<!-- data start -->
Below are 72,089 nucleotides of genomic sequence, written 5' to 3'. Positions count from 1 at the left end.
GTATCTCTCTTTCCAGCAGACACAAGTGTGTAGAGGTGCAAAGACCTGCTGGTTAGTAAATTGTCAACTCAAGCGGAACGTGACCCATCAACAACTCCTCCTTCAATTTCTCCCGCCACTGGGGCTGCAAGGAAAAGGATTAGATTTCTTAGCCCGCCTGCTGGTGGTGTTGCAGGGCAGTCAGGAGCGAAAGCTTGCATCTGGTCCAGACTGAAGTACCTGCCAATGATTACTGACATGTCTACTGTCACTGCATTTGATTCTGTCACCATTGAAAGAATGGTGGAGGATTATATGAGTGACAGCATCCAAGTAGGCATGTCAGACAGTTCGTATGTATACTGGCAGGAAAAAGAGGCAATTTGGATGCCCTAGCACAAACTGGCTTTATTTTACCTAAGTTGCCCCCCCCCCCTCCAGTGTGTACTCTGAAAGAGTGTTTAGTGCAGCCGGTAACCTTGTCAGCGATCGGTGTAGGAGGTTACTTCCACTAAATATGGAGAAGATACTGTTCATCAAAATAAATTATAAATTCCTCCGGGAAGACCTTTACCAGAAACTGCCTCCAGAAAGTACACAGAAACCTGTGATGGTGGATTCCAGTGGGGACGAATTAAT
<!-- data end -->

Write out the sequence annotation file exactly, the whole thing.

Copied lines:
Below are 72,089 nucleotides of genomic sequence, written 5' to 3'. Positions count from 1 at the left end.
GTATCTCTCTTTCCAGCAGACACAAGTGTGTAGAGGTGCAAAGACCTGCTGGTTAGTAAATTGTCAACTCAAGCGGAACGTGACCCATCAACAACTCCTCCTTCAATTTCTCCCGCCACTGGGGCTGCAAGGAAAAGGATTAGATTTCTTAGCCCGCCTGCTGGTGGTGTTGCAGGGCAGTCAGGAGCGAAAGCTTGCATCTGGTCCAGACTGAAGTACCTGCCAATGATTACTGACATGTCTACTGTCACTGCATTTGATTCTGTCACCATTGAAAGAATGGTGGAGGATTATATGAGTGACAGCATCCAAGTAGGCATGTCAGACAGTTCGTATGTATACTGGCAGGAAAAAGAGGCAATTTGGATGCCCTAGCACAAACTGGCTTTATTTTACCTAAGTTGCCCCCCCCCCCTCCAGTGTGTACTCTGAAAGAGTGTTTAGTGCAGCCGGTAACCTTGTCAGCGATCGGTGTAGGAGGTTACTTCCACTAAATATGGAGAAGATACTGTTCATCAAAATAAATTATAAATTCCTCCGGGAAGACCTTTACCAGAAACTGCCTCCAGAAAGTACACAGAAACCTGTGATGGTGGATTCCAGTGGGGACGAATTAAT